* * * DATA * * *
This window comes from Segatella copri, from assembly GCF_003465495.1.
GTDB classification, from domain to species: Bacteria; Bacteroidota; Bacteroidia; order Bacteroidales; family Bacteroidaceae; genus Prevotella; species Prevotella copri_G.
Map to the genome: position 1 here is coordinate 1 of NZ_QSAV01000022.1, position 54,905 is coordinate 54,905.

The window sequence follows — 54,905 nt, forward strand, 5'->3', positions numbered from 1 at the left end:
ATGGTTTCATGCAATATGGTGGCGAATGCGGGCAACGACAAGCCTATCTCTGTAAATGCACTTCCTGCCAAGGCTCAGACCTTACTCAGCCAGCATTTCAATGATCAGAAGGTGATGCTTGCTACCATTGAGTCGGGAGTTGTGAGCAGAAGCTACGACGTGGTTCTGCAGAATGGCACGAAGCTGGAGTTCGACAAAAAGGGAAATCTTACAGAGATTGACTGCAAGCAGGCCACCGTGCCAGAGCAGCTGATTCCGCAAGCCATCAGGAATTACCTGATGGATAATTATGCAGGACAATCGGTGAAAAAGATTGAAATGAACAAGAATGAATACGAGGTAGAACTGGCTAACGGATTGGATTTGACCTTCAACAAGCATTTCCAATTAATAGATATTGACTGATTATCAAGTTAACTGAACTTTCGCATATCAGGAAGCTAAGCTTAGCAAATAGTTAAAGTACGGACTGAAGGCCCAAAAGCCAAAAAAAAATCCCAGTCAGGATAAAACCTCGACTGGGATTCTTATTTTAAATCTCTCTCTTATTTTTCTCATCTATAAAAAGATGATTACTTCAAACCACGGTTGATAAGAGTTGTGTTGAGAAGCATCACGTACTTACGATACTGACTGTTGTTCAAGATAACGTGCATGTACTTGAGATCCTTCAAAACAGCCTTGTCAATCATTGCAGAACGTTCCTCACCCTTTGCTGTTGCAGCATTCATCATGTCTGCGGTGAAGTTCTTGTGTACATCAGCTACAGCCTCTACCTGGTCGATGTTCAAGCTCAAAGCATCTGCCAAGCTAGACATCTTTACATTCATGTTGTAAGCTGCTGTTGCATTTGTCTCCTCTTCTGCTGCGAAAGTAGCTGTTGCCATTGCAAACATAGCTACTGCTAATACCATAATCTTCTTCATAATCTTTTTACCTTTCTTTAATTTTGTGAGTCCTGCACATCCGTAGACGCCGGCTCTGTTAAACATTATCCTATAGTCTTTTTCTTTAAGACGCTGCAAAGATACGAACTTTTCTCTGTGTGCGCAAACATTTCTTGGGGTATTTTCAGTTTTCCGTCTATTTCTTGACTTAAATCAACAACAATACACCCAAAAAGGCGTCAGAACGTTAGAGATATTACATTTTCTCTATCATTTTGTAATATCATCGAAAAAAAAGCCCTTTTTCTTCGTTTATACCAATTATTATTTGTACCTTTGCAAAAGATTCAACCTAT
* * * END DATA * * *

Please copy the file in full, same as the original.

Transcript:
This window comes from Segatella copri, from assembly GCF_003465495.1.
GTDB classification, from domain to species: Bacteria; Bacteroidota; Bacteroidia; order Bacteroidales; family Bacteroidaceae; genus Prevotella; species Prevotella copri_G.
Map to the genome: position 1 here is coordinate 1 of NZ_QSAV01000022.1, position 54,905 is coordinate 54,905.

The window sequence follows — 54,905 nt, forward strand, 5'->3', positions numbered from 1 at the left end:
ATGGTTTCATGCAATATGGTGGCGAATGCGGGCAACGACAAGCCTATCTCTGTAAATGCACTTCCTGCCAAGGCTCAGACCTTACTCAGCCAGCATTTCAATGATCAGAAGGTGATGCTTGCTACCATTGAGTCGGGAGTTGTGAGCAGAAGCTACGACGTGGTTCTGCAGAATGGCACGAAGCTGGAGTTCGACAAAAAGGGAAATCTTACAGAGATTGACTGCAAGCAGGCCACCGTGCCAGAGCAGCTGATTCCGCAAGCCATCAGGAATTACCTGATGGATAATTATGCAGGACAATCGGTGAAAAAGATTGAAATGAACAAGAATGAATACGAGGTAGAACTGGCTAACGGATTGGATTTGACCTTCAACAAGCATTTCCAATTAATAGATATTGACTGATTATCAAGTTAACTGAACTTTCGCATATCAGGAAGCTAAGCTTAGCAAATAGTTAAAGTACGGACTGAAGGCCCAAAAGCCAAAAAAAAATCCCAGTCAGGATAAAACCTCGACTGGGATTCTTATTTTAAATCTCTCTCTTATTTTTCTCATCTATAAAAAGATGATTACTTCAAACCACGGTTGATAAGAGTTGTGTTGAGAAGCATCACGTACTTACGATACTGACTGTTGTTCAAGATAACGTGCATGTACTTGAGATCCTTCAAAACAGCCTTGTCAATCATTGCAGAACGTTCCTCACCCTTTGCTGTTGCAGCATTCATCATGTCTGCGGTGAAGTTCTTGTGTACATCAGCTACAGCCTCTACCTGGTCGATGTTCAAGCTCAAAGCATCTGCCAAGCTAGACATCTTTACATTCATGTTGTAAGCTGCTGTTGCATTTGTCTCCTCTTCTGCTGCGAAAGTAGCTGTTGCCATTGCAAACATAGCTACTGCTAATACCATAATCTTCTTCATAATCTTTTTACCTTTCTTTAATTTTGTGAGTCCTGCACATCCGTAGACGCCGGCTCTGTTAAACATTATCCTATAGTCTTTTTCTTTAAGACGCTGCAAAGATACGAACTTTTCTCTGTGTGCGCAAACATTTCTTGGGGTATTTTCAGTTTTCCGTCTATTTCTTGACTTAAATCAACAACAATACACCCAAAAAGGCGTCAGAACGTTAGAGATATTACATTTTCTCTATCATTTTGTAATATCATCGAAAAAAAAGCCCTTTTTCTTCGTTTATACCAATTATTATTTGTACCTTTGCAAAAGATTCAACCTAT